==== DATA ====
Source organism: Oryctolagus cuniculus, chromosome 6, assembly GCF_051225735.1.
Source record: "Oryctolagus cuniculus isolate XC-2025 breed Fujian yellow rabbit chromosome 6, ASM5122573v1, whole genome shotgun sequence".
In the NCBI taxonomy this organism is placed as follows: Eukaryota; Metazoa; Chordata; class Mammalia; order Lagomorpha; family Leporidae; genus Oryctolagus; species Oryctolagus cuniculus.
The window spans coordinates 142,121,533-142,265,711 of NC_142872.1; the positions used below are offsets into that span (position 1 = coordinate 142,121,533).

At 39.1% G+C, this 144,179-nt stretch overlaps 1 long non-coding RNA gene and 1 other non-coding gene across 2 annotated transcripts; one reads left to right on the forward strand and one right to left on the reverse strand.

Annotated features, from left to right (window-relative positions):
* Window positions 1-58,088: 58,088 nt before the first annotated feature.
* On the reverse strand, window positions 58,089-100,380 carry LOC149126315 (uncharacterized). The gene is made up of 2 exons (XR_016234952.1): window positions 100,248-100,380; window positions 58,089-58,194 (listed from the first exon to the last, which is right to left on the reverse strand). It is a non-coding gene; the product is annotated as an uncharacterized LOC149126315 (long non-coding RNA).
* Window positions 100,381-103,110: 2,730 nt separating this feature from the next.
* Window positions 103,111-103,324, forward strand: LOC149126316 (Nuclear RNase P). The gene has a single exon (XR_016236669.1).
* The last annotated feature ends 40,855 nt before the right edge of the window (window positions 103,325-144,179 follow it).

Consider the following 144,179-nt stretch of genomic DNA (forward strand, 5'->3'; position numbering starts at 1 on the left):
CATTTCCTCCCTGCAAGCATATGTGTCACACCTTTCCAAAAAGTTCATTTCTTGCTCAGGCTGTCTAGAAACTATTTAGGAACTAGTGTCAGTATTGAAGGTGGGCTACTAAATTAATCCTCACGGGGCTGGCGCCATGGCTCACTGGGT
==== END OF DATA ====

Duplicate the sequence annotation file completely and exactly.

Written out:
Source organism: Oryctolagus cuniculus, chromosome 6, assembly GCF_051225735.1.
Source record: "Oryctolagus cuniculus isolate XC-2025 breed Fujian yellow rabbit chromosome 6, ASM5122573v1, whole genome shotgun sequence".
In the NCBI taxonomy this organism is placed as follows: Eukaryota; Metazoa; Chordata; class Mammalia; order Lagomorpha; family Leporidae; genus Oryctolagus; species Oryctolagus cuniculus.
The window spans coordinates 142,121,533-142,265,711 of NC_142872.1; the positions used below are offsets into that span (position 1 = coordinate 142,121,533).

At 39.1% G+C, this 144,179-nt stretch overlaps 1 long non-coding RNA gene and 1 other non-coding gene across 2 annotated transcripts; one reads left to right on the forward strand and one right to left on the reverse strand.

Annotated features, from left to right (window-relative positions):
* Window positions 1-58,088: 58,088 nt before the first annotated feature.
* On the reverse strand, window positions 58,089-100,380 carry LOC149126315 (uncharacterized). The gene is made up of 2 exons (XR_016234952.1): window positions 100,248-100,380; window positions 58,089-58,194 (listed from the first exon to the last, which is right to left on the reverse strand). It is a non-coding gene; the product is annotated as an uncharacterized LOC149126315 (long non-coding RNA).
* Window positions 100,381-103,110: 2,730 nt separating this feature from the next.
* Window positions 103,111-103,324, forward strand: LOC149126316 (Nuclear RNase P). The gene has a single exon (XR_016236669.1).
* The last annotated feature ends 40,855 nt before the right edge of the window (window positions 103,325-144,179 follow it).

Consider the following 144,179-nt stretch of genomic DNA (forward strand, 5'->3'; position numbering starts at 1 on the left):
CATTTCCTCCCTGCAAGCATATGTGTCACACCTTTCCAAAAAGTTCATTTCTTGCTCAGGCTGTCTAGAAACTATTTAGGAACTAGTGTCAGTATTGAAGGTGGGCTACTAAATTAATCCTCACGGGGCTGGCGCCATGGCTCACTGGGT